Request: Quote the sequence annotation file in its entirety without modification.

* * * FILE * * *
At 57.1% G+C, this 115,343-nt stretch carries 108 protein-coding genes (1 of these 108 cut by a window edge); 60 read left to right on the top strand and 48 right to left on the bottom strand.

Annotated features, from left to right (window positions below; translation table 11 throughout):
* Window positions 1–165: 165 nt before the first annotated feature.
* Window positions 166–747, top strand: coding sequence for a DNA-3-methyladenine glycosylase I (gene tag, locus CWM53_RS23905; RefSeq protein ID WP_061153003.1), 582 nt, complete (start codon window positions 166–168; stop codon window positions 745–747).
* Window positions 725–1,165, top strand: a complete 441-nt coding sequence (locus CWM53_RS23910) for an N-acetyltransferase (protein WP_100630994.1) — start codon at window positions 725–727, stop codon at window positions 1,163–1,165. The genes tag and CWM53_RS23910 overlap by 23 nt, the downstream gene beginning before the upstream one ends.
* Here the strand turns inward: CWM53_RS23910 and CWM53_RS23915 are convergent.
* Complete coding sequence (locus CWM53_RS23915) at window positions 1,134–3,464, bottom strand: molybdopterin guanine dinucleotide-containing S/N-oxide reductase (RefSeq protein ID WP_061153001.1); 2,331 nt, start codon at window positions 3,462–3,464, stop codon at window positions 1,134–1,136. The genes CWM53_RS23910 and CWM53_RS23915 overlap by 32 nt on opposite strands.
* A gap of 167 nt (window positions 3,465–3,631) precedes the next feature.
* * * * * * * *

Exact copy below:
At 57.1% G+C, this 115,343-nt stretch carries 108 protein-coding genes (1 of these 108 cut by a window edge); 60 read left to right on the top strand and 48 right to left on the bottom strand.

Annotated features, from left to right (window positions below; translation table 11 throughout):
* Window positions 1–165: 165 nt before the first annotated feature.
* Window positions 166–747, top strand: coding sequence for a DNA-3-methyladenine glycosylase I (gene tag, locus CWM53_RS23905; RefSeq protein ID WP_061153003.1), 582 nt, complete (start codon window positions 166–168; stop codon window positions 745–747).
* Window positions 725–1,165, top strand: a complete 441-nt coding sequence (locus CWM53_RS23910) for an N-acetyltransferase (protein WP_100630994.1) — start codon at window positions 725–727, stop codon at window positions 1,163–1,165. The genes tag and CWM53_RS23910 overlap by 23 nt, the downstream gene beginning before the upstream one ends.
* Here the strand turns inward: CWM53_RS23910 and CWM53_RS23915 are convergent.
* Complete coding sequence (locus CWM53_RS23915) at window positions 1,134–3,464, bottom strand: molybdopterin guanine dinucleotide-containing S/N-oxide reductase (RefSeq protein ID WP_061153001.1); 2,331 nt, start codon at window positions 3,462–3,464, stop codon at window positions 1,134–1,136. The genes CWM53_RS23910 and CWM53_RS23915 overlap by 32 nt on opposite strands.
* A gap of 167 nt (window positions 3,465–3,631) precedes the next feature.